Saint Matthew and the Angel, Rembrandt van Rijn, 1661
Summoned from offices and homes, we came.
By candle‑light we heard him sing;
We saw him with a delicate length of string
Hide coins and lag a paper through a flame;
I was amazed by what that man could do.
And later on, in broad daylight,
He made someone sit suddenly upright
Who had lain long dead, whose face was blue.
But most he would astonish us with talk.
The warm sad cadence of his voice,
His compassion, our terror of his choice,
Brought each of us both glad and mad to walk
Beside him in the hills after sundown.
He spoke of birds, of children, long
And rubbing tribulation without song
For the indigent and crippled of this town.
Ventriloquist and strolling mage, from us,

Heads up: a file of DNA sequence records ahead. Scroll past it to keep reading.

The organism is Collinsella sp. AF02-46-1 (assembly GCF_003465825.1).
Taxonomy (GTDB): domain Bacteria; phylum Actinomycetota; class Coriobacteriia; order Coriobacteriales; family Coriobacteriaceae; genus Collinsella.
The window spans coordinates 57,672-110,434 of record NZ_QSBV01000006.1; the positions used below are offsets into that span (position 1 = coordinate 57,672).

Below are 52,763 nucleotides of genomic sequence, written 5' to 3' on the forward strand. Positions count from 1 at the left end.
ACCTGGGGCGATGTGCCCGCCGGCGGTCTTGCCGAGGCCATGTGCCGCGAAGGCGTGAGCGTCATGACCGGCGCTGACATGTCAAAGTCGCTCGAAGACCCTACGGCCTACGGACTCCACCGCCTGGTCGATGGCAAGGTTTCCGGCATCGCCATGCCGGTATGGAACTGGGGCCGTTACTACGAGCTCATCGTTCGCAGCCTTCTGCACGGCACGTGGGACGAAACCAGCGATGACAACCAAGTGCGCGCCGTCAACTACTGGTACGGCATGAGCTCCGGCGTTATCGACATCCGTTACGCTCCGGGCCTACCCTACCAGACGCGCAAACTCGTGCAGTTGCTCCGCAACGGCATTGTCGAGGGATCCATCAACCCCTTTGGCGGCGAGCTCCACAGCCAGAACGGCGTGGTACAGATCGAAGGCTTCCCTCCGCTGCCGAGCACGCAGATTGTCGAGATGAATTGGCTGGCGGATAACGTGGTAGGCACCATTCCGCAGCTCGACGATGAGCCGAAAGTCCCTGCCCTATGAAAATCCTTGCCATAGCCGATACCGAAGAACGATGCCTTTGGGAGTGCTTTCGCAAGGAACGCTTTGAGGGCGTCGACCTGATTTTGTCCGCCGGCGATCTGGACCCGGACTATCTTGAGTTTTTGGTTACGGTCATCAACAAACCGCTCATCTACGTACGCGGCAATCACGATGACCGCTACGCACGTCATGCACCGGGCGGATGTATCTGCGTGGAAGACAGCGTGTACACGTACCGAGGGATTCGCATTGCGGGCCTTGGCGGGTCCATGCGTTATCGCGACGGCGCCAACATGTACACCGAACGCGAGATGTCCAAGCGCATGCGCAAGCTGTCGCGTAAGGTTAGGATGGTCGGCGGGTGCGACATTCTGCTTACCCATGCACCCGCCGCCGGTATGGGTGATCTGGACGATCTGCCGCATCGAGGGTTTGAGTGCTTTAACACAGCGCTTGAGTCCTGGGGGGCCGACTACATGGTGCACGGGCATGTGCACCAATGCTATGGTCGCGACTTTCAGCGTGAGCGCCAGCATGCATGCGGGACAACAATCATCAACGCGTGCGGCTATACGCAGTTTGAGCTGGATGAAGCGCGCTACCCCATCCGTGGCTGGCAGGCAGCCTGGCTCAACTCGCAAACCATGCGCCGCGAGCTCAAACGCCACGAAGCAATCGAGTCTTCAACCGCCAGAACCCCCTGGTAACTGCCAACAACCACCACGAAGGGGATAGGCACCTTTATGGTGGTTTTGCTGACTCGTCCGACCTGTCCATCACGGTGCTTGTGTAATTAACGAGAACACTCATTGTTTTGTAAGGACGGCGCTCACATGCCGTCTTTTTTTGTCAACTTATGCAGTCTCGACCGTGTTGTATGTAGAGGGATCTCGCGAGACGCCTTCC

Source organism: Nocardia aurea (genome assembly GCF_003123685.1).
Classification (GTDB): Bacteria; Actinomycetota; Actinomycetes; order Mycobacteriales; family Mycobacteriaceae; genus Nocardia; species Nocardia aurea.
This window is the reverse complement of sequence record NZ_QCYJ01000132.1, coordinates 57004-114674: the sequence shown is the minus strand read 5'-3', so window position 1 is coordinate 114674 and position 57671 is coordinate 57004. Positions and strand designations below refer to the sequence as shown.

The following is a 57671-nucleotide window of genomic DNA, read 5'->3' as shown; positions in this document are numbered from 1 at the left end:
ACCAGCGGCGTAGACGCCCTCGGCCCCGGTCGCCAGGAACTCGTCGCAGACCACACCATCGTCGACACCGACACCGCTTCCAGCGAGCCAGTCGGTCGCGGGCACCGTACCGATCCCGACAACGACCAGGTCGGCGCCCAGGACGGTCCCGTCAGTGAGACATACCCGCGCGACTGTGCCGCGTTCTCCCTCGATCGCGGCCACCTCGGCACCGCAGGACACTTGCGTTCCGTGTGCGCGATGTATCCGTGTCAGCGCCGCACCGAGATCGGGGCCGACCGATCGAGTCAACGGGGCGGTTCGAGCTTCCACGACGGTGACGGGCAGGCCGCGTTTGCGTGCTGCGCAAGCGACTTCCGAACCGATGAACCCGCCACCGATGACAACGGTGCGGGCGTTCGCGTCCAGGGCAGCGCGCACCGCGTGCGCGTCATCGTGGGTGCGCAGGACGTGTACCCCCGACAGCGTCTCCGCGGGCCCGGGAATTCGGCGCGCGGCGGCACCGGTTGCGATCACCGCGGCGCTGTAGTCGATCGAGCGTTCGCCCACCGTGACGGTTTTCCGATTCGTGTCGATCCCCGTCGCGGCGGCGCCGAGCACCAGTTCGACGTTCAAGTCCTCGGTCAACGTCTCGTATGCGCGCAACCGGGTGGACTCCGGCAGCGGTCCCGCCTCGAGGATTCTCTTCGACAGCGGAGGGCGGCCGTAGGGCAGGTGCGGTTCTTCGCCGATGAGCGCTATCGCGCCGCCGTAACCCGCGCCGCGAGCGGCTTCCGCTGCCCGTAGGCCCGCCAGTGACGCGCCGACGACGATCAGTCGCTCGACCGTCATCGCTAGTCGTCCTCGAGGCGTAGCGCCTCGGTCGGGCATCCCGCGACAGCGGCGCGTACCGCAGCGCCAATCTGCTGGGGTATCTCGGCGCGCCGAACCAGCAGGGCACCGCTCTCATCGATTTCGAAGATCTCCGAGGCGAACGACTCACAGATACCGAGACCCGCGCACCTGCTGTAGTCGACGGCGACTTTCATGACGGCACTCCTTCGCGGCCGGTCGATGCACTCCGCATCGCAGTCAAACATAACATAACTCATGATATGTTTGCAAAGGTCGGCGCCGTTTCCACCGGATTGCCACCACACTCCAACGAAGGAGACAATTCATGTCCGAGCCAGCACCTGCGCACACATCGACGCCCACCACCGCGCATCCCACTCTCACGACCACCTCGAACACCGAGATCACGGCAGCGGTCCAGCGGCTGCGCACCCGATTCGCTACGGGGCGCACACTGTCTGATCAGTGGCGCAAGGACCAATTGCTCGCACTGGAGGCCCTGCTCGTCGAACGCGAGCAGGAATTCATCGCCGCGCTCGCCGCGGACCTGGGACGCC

Respectable citizens, he took
The hearts and swashed them in an upland brook,
Calling them his, all men’s, anonymous.
..He gained a certain notoriety;
The magical outcome of such love
The State saw it could not at all approve
And sought to learn where when that man would be.
The people he had entertained stood by,
I was among them, but one whom
He harboured kissed him for the coppers’ doom,
Repenting later most most bitterly.
They ran him down and drove him up the hill.
He who had lifted but hearts stood
With thieves, performing still what tricks he could
For men to come, rapt in compassion still.
Great nonsense has been spoken of that time.
But I can tell you I saw then
A terrible darkness on the face of men,
His last astonishment; and now that I’m
Old I behold it as a young man yet.
None of us now knows what it means,
But to this day our loves and disciplines
Worry themselves there. We do not forget.
From “The Disciple,” a poem by John Berryman (1914-1972)